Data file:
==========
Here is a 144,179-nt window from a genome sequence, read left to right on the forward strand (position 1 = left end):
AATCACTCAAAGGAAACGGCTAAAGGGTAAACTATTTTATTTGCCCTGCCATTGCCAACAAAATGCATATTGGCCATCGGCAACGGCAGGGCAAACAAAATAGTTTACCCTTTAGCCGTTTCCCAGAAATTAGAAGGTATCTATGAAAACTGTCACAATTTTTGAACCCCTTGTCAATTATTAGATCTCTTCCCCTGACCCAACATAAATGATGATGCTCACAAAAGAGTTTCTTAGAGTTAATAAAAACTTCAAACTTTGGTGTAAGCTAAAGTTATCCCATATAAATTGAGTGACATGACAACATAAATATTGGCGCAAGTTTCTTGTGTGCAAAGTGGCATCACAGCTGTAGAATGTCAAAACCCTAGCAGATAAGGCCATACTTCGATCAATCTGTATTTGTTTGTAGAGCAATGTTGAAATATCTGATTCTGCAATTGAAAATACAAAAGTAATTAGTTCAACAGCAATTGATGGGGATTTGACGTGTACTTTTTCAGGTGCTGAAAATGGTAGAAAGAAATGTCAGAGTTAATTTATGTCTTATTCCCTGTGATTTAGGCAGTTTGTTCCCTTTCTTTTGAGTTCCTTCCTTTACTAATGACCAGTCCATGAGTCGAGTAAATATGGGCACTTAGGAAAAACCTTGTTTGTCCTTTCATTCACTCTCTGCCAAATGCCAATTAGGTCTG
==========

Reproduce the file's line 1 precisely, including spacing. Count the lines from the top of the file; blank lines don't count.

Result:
Here is a 144,179-nt window from a genome sequence, read left to right on the forward strand (position 1 = left end):